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To start, click on “choose new sprite from library,” and add a new sprite. This project will use the beach ball for the Summer Sale Blowout, but you can pick any sprite you’d like.

Next, make the beach ball bounce randomly around the screen.

To do that, use a “glide” block from the motion menu to make the sprite move, then place “pick random” blocks in the x and y values of the “glide” block to make the sprite go random places on the screen. The values in the “pick random” blocks create a range of coordinates for the sprite to move to. The computer will choose a random value between these two numbers, and the sprite will move to that spot on the screen. The width of the stage is negative 240 to positive 240, so add those values into the “pick random” block for x. The height of the stage is negative 180 to positive 180, so add those values into the “pick random” block for y. You can also add a “pick random” block for the seconds it takes to glide to different points on the screen, so the sprite moves for a random amount of time. Do what looks best in your project. Try your code by clicking on the block stack. To make this continuously happen, place a forever loop around the “glide” block and add a “when green flag clicked” block on top of this block stack.

Test it out!

Cool. You can also make the beachball do different actions when it touches other things on the stage. This example will code for if the beachball touches the hippo and if the beachball touches the sides of the Window display.

Drag out two “if-then” statements from the control menu. Add two “touching” blocks from the sensing menu into the “if-then” statements. In this example, one is ‘touching hippo,” and the other is “touching “window display.”

You can make the sprite do whatever you want when it touches another sprite or the Window Display.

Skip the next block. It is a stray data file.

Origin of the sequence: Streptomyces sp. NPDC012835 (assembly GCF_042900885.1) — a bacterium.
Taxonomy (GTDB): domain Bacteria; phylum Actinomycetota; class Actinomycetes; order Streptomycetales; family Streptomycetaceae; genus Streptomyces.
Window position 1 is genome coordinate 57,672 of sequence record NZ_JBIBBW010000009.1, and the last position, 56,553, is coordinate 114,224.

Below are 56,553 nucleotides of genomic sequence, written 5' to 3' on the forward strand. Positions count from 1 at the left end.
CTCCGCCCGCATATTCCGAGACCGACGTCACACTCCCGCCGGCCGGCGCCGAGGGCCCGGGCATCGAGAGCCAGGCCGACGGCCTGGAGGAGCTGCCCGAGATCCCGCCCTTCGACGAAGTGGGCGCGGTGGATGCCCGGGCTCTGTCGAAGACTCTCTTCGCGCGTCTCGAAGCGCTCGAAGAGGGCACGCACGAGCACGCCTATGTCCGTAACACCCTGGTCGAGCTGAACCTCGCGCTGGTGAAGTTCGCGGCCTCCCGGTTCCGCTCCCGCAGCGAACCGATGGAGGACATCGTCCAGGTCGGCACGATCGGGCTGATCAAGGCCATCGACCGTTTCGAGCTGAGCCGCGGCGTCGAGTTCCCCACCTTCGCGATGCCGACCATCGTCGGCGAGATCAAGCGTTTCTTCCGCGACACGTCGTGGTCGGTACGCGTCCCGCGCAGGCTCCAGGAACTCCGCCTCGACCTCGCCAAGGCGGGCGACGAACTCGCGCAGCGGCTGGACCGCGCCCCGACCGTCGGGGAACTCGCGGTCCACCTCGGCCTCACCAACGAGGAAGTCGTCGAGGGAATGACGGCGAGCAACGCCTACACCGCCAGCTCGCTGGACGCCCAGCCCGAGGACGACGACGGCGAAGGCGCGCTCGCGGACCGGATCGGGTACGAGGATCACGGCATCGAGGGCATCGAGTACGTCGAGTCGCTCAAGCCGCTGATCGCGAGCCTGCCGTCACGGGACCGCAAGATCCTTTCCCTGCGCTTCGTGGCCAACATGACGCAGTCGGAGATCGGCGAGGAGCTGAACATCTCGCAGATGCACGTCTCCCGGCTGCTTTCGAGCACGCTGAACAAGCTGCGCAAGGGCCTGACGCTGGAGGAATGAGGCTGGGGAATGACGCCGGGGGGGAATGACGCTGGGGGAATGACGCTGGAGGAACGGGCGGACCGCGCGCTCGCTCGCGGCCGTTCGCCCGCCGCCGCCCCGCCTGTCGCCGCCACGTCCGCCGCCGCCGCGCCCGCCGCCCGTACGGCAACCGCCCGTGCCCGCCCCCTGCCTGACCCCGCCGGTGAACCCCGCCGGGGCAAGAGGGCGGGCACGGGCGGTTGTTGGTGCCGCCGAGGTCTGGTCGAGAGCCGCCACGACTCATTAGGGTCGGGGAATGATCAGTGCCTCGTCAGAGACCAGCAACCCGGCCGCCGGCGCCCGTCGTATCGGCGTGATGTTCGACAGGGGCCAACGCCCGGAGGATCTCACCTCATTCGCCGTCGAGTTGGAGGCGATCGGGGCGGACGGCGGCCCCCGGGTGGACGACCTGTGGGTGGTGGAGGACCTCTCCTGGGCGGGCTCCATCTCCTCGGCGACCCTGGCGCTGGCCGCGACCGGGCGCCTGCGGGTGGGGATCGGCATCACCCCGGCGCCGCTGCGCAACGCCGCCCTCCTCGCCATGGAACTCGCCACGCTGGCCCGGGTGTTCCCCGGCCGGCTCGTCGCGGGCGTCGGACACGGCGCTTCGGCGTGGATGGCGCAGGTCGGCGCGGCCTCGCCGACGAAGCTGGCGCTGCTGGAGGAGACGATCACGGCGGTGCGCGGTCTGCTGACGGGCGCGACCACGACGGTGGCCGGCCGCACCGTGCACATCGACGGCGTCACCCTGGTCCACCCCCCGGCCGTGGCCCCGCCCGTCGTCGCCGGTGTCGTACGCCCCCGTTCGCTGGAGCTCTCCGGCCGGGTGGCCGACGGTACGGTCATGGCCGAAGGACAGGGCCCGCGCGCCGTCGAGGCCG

For this example, when the beach ball touches the hippo, it will turn right 60 degrees.

When the beachball touches the Window Display sprite, it will turn left and change it’s color effect. Add these blocks inside the first “if-then” statement.

Add a “when flag clicked” event to the top of this block stack to test your program.

Nothing happens! This sprite should check the conditional statements continuously, so place a “forever loop” around both “if-then” statements. Now test the code.

Awesome! When the beach ball touches a hippo, it spins! And when it touches the storefront, the beach ball turns and changes colors.

Now when shoppers walk by, they can see the beach ball in action!

Choose an Add-On
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Create a sprite that changes colors when the mouse hovers over it.
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Create a sprite that will perform different actions in response to its surroundings.
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Code a hidden surprise in your display window.
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Go Crazy
Code your sprite to go crazy when the mouse-pointer touches it.
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Add talking sprites in your program.
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Shooting Sprites (Challenge)
Make a sprite shoot across the stage.
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Instructions
  1. Choose an Add-On, and click "watch" to learn how to build it.
  2. Once you finish one Add-On, try another one below the video!